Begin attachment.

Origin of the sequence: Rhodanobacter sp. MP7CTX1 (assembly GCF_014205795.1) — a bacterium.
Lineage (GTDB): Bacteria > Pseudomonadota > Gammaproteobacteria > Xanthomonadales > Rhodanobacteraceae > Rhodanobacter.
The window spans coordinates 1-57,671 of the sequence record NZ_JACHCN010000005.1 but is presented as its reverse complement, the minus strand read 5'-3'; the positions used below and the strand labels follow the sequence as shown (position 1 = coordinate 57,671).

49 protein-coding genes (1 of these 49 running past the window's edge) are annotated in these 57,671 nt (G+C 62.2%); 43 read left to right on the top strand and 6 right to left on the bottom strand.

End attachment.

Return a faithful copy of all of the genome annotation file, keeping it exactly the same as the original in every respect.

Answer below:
Origin of the sequence: Rhodanobacter sp. MP7CTX1 (assembly GCF_014205795.1) — a bacterium.
Lineage (GTDB): Bacteria > Pseudomonadota > Gammaproteobacteria > Xanthomonadales > Rhodanobacteraceae > Rhodanobacter.
The window spans coordinates 1-57,671 of the sequence record NZ_JACHCN010000005.1 but is presented as its reverse complement, the minus strand read 5'-3'; the positions used below and the strand labels follow the sequence as shown (position 1 = coordinate 57,671).

49 protein-coding genes (1 of these 49 running past the window's edge) are annotated in these 57,671 nt (G+C 62.2%); 43 read left to right on the top strand and 6 right to left on the bottom strand.